- Lack of semantic code—In abstracting the code frameworks tend not to use semantic class and id names as they can’t know specifically how the class will be used. You end up with .column-20 as opposed to .sidebar.
Choosing a Framework
I think the pros of using a framework outweigh the cons. It’s why I develop with a CMS, usually WordPress. It’s more efficient to develop using some kind of framework.
That said I think the key to using a css framework (or any framework for that matter) is not to use them blindly. Ideally you’d learn any framework well enough to understand how and when to use it.
Take the 960 Grid System. It makes the assumption that you’ll be using a fixed width layout of 960px. it allows you to quickly build a 12 column or 16 column gird in that space.
That’s great when your project calls for a 12 or 16 column 960px wide layout. It’s not so helpful if your grid will be a different overall width or use a different number of columns. In that case you either need to customize 960 or use another framework.
One question that comes up is who are css frameworks for, beginners or more advanced coders?
- Beginner—Can make it easier to code a project, but make sure to spend time learning the underlying css
- Intermediate/Advanced—Adds efficiency to your projects, but you may prefer to develop your own framework to suit your coding style
My best advice in choosing a css framework is to learn to use several instead of relying solely on one and as with css resets don’t treat them as black boxes. Choose the framework that works best with your own coding style and more importantly that works best with you current project.
And if you do use any regularly, spend some time looking through it to see if you can find a way to improve it or fix any issues you encounter and then contribute your fixes and improvements back to the framework for everyone to use.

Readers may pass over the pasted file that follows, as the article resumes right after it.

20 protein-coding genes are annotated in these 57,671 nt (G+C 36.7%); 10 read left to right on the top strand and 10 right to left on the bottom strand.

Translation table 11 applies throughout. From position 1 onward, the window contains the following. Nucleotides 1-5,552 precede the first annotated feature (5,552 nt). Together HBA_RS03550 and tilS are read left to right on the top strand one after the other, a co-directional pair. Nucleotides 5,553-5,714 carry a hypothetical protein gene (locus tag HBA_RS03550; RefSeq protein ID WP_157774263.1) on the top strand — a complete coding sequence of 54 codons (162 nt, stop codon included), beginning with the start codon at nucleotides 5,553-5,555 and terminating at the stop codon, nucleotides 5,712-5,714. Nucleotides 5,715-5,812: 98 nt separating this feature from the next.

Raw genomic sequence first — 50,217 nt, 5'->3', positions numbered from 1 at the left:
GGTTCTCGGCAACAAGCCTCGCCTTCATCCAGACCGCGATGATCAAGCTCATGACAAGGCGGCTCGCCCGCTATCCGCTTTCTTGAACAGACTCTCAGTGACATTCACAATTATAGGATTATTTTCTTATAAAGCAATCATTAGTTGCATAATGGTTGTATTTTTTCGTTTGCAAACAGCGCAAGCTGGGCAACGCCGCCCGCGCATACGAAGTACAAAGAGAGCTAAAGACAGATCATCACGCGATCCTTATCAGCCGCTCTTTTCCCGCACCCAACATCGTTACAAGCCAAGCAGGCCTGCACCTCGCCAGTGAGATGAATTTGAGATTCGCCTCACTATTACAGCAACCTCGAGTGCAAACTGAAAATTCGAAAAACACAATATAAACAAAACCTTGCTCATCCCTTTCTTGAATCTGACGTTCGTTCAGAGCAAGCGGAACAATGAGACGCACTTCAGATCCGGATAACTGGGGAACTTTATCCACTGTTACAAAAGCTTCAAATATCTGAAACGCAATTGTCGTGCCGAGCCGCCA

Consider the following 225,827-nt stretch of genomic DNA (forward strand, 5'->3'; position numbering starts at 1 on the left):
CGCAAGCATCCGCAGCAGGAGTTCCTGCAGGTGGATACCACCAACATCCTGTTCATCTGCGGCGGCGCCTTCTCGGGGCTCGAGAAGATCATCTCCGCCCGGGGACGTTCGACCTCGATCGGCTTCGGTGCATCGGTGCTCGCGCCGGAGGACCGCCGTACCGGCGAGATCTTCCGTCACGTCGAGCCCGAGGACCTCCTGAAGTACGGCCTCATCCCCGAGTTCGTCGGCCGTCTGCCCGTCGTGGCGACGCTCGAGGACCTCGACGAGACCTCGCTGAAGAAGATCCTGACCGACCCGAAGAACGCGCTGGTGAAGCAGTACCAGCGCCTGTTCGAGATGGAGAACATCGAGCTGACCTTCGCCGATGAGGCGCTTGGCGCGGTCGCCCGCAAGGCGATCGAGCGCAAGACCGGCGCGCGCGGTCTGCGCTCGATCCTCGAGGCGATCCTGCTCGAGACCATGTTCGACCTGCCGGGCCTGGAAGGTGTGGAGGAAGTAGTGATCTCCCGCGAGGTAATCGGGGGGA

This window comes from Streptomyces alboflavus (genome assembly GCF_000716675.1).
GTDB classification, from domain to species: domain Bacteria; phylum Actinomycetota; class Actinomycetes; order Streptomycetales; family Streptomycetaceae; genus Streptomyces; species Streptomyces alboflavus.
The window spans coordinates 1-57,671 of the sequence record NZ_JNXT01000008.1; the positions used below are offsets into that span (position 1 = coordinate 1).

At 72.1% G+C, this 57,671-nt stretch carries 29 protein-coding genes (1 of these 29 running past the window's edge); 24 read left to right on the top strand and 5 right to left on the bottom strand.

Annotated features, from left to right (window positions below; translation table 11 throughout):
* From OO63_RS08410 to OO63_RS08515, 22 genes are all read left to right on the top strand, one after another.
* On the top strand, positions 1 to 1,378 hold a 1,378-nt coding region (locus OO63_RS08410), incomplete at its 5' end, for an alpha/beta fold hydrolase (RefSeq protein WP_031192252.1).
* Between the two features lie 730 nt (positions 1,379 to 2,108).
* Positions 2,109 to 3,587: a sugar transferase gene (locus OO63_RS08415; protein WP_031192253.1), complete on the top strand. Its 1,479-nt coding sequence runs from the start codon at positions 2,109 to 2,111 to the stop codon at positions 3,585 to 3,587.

Some Popular CSS Frameworks
Here are some popular frameworks you can look at. Keep in mind they don’t all abstract exactly the same thing or provide the exact same structure for you to build on.
These are hardly the only frameworks out there. You can find many more with a little searching.
Developing Your Own Framework
As useful as I think css frameworks can be, I don’t use them in my own projects. When they first started coming out I saw their cons more than I saw their pros. Over time I have come to understand their benefits, but I’ve stayed away from them and prefer to use my own.
Technically I don’t have a ready made css framework I can drop into projects. What I have is more a library of snippets for consistent patterns I use. Embarrassingly these aren’t always stored in a nice neat library either.
More recently I’ve started to get a little smarter and I’ve begun storing my snippets in a central place (I’m using a new snippet manager CodeBox, which I found in the Mac App Store) and little by little I’m building up those snippets into a framework.
Over the years I’ve developed my own standards for building a layout or a menu system and I generally prefer to stick with my own standards as opposed to those of another developer.
The learner in me also prefers to develop my own instead of using someone else’s solution. I don’t always have the time to learn everything myself, but css is something I know well already and I enjoy learning more about. To me it’s worth the time to build my own css framework.
Awhile back I posted some thoughts about how to organize a css file. I realize now what I was trying to get at in that post was how to develop a css framework and it’s something I think will be an interesting challenge and learning experience.
I wouldn’t necessarily recommend every developer build their own framework, but I am recommending it for myself and anyone else interested in the challenge and learning experience.
Like any framework, css frameworks aim to give you a solid foundation and structure on which to build. A good framework will increase development efficiency as it’s main benefit.
There can be some downsides to using a css framework if you treat them like a black box. Most of these cons are easily overcome, but you do need to be aware of them.
While beginner’s can certainly benefit from css frameworks, they’re more susceptible to some of the cons. Intermediate and advanced coders are better suited to using css frameworks as the downsides will affect them less.
As different frameworks have different strengths you may be wise to work with several as opposed to one or you may even decide it’s best to develop your own set of frameworks that better align with your projects and coding style.
Do you currently use or plan to use a css framework? If so, which one(s) and what has your experience been using a framework?